It’s a good thing I stopped when I did on Part 1, all those pictures and reminiscing about some of my favorite restaurants really made me hungry. Now that I am satiated; I am ready for part 2, are you? If you missed part 1 of Angelic Eating, you can read it by clicking here. But don’t forget to come back to read this post. When I started this Blog,I was intending only to write about travel and up to this point I have written none to very little about food or restaurants and I am not really sure why. After all no matter where you travel, your going to eat, it’s a big part of travel. I suppose I am a little apprehensive because I am no Food Critic, but then again I am no Travel Expert either. What I am is a guy who travels a lot and eats, so I suppose I am every bit as qualified as the experts, even more so if all I am doing is sharing my views and my experiences.
As much as I enjoy fine food, I also enjoy the cheap, fast food from time to time as well. But over the years I have come to appreciate the artistry and culinary mastery that some of today’s best Chef’s have. It is that mastery of food and flavors that causes me to seek out some of the finer places in the cities that I travel to. From this point forward I am going to begin to write notes, jot down memories of exceptional meals and restaurants and share them with you.
When I was younger I had food issues, I wouldn’t try anything that I felt was out of the ordinary, had funny names (Squash for one) or simply wasn’t visually appealing to me. Although I have not changed that completely, I am willing to try new things such as Pig Ears, Sweetbreads and even Calves Brains I just won’t make it an every day experience.
I am going to call 2012 the year of Food for me. I am looking forward to trying new things as I travel around the world, what do I have to look forward to you ask? Well, what do they eat in Hungary, Austria, The Czech Republic, Poland, Germany, France and Romania? I will find out as I plan to visit all these countries in 2012. However, right now it’s time to get back to the continuation of Angelic Eating, Part 2.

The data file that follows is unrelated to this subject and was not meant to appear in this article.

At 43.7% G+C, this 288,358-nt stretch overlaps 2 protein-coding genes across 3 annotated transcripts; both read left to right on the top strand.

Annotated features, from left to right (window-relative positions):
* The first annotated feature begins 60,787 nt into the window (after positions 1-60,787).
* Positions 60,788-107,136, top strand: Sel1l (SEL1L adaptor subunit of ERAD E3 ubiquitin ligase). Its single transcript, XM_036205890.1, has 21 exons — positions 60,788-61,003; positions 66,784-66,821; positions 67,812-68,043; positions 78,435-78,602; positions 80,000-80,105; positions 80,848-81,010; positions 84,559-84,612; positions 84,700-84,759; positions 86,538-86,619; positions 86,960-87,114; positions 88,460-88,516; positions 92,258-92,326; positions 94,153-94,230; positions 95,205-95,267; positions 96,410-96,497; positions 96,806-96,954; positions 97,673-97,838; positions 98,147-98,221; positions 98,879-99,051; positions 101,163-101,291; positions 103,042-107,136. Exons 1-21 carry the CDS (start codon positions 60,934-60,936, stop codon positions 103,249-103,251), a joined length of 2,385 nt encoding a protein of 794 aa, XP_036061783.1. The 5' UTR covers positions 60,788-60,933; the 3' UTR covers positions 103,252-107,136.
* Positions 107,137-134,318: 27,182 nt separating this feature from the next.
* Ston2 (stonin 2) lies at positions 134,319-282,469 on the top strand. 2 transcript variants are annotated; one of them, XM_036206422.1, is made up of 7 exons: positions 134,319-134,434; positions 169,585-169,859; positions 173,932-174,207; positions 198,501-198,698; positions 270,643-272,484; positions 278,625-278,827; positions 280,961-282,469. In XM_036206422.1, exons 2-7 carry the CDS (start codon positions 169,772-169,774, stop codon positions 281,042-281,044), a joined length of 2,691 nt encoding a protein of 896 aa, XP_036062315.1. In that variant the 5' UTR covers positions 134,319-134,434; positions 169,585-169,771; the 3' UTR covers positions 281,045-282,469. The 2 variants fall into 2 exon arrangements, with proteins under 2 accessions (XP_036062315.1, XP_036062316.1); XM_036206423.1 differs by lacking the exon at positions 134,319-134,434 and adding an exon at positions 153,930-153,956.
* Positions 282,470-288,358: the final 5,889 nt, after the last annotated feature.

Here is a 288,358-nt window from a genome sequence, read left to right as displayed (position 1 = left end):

235 N. Canon Drive
Bouchon is the Legendary Chef Thomas Keller’s heavily anticipated return to Los Angeles. Thomas Keller is the Chef/Owner of world famous restaurants Per Se in New York and The French Laundry in Napa Valley, California. His ability to combine the freshest ingredients that to you and I would seem a mismatch is exceptional, the flavors, textures and exquisite techniques brings his food to life in a way that is unmatched in Los Angeles.
This restaurant has a warm, inviting casual french brasserie feel. A highlight is the restaurant’s Raw Seafood Bar, when your done there visit the adjoining Bar Bouchon for a night cap. This is considered an expensive restaurant, and reservations are recommended.
8439 W. Sunset Blvd
I really enjoy this restaurant mainly because it’s menu is designed for everyone, and it is not overly expensive. Sushi is not one of my favorite foods, although there are some things I enjoy. Katana does an excellent job of ensuring that people like me will have a memorable experience. The menu includes an extensive list of Japanese Skewers, which are fantastic. Little sticks of heaven just waiting for you. If Sushi is your game, you’ve come to the right place as well.
Some argue that Katana is the Cities first upscale Robata Grill, I don’t know if thats correct or not, but it’s surely one of it’s best.
609 N. La Brea Avenue
Chef Mark Peels experiment is retro glam. The Tar Pit is a throw back to the rat pack days, with it’s mature, restrained and subtle feel of Supper clubs from days gone by. Located just down the street from the famous Campanile. Although the food was good, it wasn’t as spectacular as Campanile, however the Bar and people who frequent this restaurant are the real draw. Old world cocktails mixed by the best mixologists in Los Angeles.
Enjoy dinner at Campanile, then head over to The Tar Pit for after dinner cocktails and experience the young, urban, hip vibe of this place, while your their order a classic Manhattan.